In memoriam of Prof. Jacob Karni
Date: May 18, 2021
In light of the untimely death of Prof. Jacob Karni from the EPS, we share here the words of the head of the department, Prof. Ilan Koren.
In light of the untimely death of Prof. Jacob Karni from the EPS, we would like to share the words of the head of the department, Prof. Ilan Koren.
“To me, Jacob was first and foremost a friend and a person to rely on. He was an island of sanity, of a positive and bright point of view, as many others have testified before me. Whenever I needed a fresh perspective on an idea I had, or a move I wanted to make, Jacob was the first person I would come to for advice. Free of formalities or issues of ego, Jacob was direct, bright, and well-intentioned. The endless topics of conversation with Jacob ranged from thermodynamics to world music (mostly world music), and every point he made was well-reasoned and flawlessly substantiated. Many things can be said about the groundbreaking research led by Jacob. He came to Weizmann Institute in the late 1980’s after a PhD in Minnesota and a research position in New York. His research was focused on finding solutions for renewable energy, and especially for its storage. The issue of storage and transport of clean energy, specifically solar energy, is the greatest obstacle preventing its widespread use, much greater than the issue of its production. Jacob developed methods for both efficient production and storage of clean energy. He has made groundbreaking contributions in all fields of solar energy research; energy concentration, efficient absorption, conversion of thermal energy to chemical or potential energy, as well as ingenious energy storage solutions. He developed receptors capable of functioning in high temperatures, when the sun’s energy is focused at them, as well as methods for photovoltaic cells, and methods for producing synthetic gases to replace fossil fuels. He was driven by a vision to reach a day in which we would be able to rely exclusively on renewable energy, 24/7, 365 days a year.
As head of the center of renewable energy at the Weizmann Institute, Jacob has been leading the research and making sure that good ideas become commercially available in order to make his vision come true, and we will finally be able to replace greenhouse gases with clean energy. NCF, a company which has implemented some of Jacob’s ideas, has won awards, and projects in Australia, India and China were established to efficiently execute his concepts.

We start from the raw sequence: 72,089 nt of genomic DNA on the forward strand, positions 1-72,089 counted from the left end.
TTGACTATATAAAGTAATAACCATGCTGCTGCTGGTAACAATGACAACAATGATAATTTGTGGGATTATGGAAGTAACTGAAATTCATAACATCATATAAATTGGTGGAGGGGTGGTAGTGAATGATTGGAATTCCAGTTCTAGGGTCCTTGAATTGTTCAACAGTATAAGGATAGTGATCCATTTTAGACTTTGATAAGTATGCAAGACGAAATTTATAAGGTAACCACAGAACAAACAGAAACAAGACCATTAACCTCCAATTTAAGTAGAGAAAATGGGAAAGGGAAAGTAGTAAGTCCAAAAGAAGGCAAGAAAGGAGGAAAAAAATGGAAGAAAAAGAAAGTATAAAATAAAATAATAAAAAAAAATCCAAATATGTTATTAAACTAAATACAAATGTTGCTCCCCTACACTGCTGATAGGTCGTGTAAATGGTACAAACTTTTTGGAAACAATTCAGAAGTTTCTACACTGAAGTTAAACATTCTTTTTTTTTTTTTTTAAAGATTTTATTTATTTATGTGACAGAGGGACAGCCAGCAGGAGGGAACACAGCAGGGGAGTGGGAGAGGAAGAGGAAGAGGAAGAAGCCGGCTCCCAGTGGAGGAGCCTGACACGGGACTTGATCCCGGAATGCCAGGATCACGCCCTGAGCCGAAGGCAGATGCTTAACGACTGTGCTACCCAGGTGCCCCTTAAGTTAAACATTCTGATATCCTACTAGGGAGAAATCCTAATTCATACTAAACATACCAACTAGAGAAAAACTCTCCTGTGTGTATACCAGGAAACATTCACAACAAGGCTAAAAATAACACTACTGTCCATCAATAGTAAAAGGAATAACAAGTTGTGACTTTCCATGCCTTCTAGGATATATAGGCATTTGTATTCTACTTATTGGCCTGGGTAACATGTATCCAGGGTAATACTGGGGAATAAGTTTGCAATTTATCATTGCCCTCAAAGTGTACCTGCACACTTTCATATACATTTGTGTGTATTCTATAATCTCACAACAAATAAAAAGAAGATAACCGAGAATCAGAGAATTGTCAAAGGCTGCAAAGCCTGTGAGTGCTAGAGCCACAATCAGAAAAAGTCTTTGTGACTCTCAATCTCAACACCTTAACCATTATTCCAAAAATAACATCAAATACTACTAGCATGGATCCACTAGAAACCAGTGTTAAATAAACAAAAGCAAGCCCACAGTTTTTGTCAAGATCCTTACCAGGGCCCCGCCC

I would like to end with a personal story: I arrived to the EPS long after Jacob, and have been placed in the office adjacent to his. Jacob was speaking loudly, and so I quickly became familiar with all the news in the field of renewable energy. We realized very fast that we shared many common views, especially on our love of alternative music, world music, and Jazz. We have had deep discussions about the meaning of a specific song of Joni Mitchell’s, or what Bob Dylan meant, and which cover version for his songs was better. I was lucky enough to have spent many hours of quality time with Jacob. Hours of talks on every topic. Last time I came to Jacob with a dilemma, was when I was offered the position of head of the department. He tried his best to convince me not to take it, but in that he had failed. I was sure that I knew Jacob pretty well until a brilliant young student from the US came to volunteer in my group for the summer, during which she became friends with the other group members. After she completed her PhD she came back for a visit in Israel. When her father, a renowned medical doctor, heard that she was going to meet with us, he asked to join the meeting, and to arrange for him to meet with Jacob. It turned out that this doctor was Jacob’s soldier during the war. After all those hours talking with Jacob, thinking I knew him so well, I have heard stories that Jacob would never tell about himself. Stories of courage, boldness and wisdom.”